The BBC scrapped male pronouns in reference to an alleged rapist who claimed to be a woman, it has been revealed.
In an article last year, the BBC changed a quote from an anonymous victim by replacing all mentions of “he” and “him” with “they” and “them”.
Senior journalists said it displays how the BBC’s style guide, which instructs the use of preferred pronouns, conflicts with the corporation’s duties of accuracy and impartiality.
Angela Wild, co-founder of homosexual lobby group Get The L Out, slammed the BBC for altering the quote from her study.
She said: “It’s really unethical and disrespectful to the victim. It’s a form of gaslighting for a woman who has already been through sexual violence.”
An anonymous source told The Times: “It’s quite shocking. I can’t think of any other situation where we would change the words of an alleged rape victim.”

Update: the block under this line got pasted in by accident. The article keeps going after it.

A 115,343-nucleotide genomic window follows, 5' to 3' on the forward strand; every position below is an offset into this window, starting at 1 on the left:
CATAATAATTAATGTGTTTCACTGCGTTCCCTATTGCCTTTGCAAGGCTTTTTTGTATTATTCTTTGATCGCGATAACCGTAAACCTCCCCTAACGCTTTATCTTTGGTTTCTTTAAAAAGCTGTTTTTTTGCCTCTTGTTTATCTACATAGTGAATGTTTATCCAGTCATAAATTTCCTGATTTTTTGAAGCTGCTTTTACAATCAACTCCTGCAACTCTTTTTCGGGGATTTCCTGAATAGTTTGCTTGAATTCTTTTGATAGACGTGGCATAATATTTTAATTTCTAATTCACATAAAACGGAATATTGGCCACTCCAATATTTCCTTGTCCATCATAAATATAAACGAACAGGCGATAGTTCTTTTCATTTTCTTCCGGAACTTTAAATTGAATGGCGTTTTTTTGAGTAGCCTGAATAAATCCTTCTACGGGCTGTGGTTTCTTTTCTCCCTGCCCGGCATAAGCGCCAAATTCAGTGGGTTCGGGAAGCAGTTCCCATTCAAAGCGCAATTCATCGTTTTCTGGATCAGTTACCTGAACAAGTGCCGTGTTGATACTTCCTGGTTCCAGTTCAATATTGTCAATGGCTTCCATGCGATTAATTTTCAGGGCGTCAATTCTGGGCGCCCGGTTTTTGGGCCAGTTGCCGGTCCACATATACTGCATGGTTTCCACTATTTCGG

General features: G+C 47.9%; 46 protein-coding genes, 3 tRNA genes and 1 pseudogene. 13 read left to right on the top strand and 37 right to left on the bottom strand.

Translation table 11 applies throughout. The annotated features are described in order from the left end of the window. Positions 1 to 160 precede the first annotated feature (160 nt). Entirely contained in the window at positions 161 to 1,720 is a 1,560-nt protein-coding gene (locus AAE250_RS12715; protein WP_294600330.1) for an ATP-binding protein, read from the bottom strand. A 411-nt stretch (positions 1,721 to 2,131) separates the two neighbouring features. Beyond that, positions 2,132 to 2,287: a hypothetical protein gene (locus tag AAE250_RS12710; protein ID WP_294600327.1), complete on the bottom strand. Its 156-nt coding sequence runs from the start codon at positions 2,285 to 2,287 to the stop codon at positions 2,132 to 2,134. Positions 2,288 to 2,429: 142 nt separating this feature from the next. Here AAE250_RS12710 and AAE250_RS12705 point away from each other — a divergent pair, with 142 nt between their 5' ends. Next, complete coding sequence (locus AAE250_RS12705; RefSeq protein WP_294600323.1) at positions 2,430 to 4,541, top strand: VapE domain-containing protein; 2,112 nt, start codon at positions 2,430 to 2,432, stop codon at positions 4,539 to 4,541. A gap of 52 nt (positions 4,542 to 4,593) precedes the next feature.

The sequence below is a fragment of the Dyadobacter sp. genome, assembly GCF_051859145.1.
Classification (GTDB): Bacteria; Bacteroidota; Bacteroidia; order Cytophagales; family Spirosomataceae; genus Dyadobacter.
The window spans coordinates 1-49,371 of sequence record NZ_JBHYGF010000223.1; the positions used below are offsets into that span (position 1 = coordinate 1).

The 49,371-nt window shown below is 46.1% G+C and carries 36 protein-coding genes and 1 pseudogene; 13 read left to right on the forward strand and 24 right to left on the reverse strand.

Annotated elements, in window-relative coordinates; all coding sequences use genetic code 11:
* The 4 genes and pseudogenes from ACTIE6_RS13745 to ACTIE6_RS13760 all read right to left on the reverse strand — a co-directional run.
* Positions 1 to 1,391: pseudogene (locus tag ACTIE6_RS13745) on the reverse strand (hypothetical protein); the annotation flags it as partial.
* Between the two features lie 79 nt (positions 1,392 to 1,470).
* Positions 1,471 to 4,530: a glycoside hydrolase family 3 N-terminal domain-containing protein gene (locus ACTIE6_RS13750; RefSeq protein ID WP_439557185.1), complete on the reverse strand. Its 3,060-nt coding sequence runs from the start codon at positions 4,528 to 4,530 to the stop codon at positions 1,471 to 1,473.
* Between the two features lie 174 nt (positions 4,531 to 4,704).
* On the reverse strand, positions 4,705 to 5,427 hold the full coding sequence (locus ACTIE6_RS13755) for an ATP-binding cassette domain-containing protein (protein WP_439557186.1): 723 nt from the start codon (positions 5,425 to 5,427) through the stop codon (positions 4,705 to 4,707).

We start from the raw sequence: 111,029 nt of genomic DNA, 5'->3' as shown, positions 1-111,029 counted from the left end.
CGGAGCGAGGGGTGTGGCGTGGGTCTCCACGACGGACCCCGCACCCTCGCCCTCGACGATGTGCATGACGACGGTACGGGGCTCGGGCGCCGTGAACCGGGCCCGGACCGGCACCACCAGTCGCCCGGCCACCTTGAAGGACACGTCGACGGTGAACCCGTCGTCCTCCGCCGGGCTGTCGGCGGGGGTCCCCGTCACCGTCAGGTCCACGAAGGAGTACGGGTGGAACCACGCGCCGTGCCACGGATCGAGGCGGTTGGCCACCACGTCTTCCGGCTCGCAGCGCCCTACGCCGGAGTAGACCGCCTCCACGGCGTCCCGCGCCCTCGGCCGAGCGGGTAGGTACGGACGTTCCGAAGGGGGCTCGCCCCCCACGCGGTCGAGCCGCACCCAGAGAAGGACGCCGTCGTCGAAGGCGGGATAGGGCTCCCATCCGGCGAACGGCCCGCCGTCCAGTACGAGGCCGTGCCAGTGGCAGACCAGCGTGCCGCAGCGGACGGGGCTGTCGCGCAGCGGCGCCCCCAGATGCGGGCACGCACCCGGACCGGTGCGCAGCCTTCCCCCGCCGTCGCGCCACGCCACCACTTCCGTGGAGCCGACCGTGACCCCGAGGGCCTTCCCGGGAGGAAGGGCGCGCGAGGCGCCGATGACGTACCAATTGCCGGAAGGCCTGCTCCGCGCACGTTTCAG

Following complaints, the BBC’s Executive Complaints Unit investigated the article but did not uphold the criticism over the removal of male pronouns.
It comes as a report by think tank Policy Exchange found that key criminal justice institutions are recording offenders’ self-declared gender, rather than biological sex.
The publication highlighted that male rapists could be recorded as women, and female suspects could be searched by biological men.
The study’s author, Maureen O’Hara, said: “The introduction of self-declaration of ‘gender identity’ has taken place without foundation in law, and in the absence of democratic scrutiny or any established political consensus.”
Last month, the BBC did admit that one of its presenters was wrong to disparage JK Rowling’s views on gender self-ID.
Following an edition of Radio 4’s Front Row, in which host Tom Sutcliffe portrayed the author’s gender critical views in a negative light, the broadcaster received nearly 600 complaints.
Sutcliffe’s comments came in a discussion with Professor of Philosophy Erich Hatala Matthes on whether it is “morally permissible” to enjoy the art of people with whom we profoundly disagree.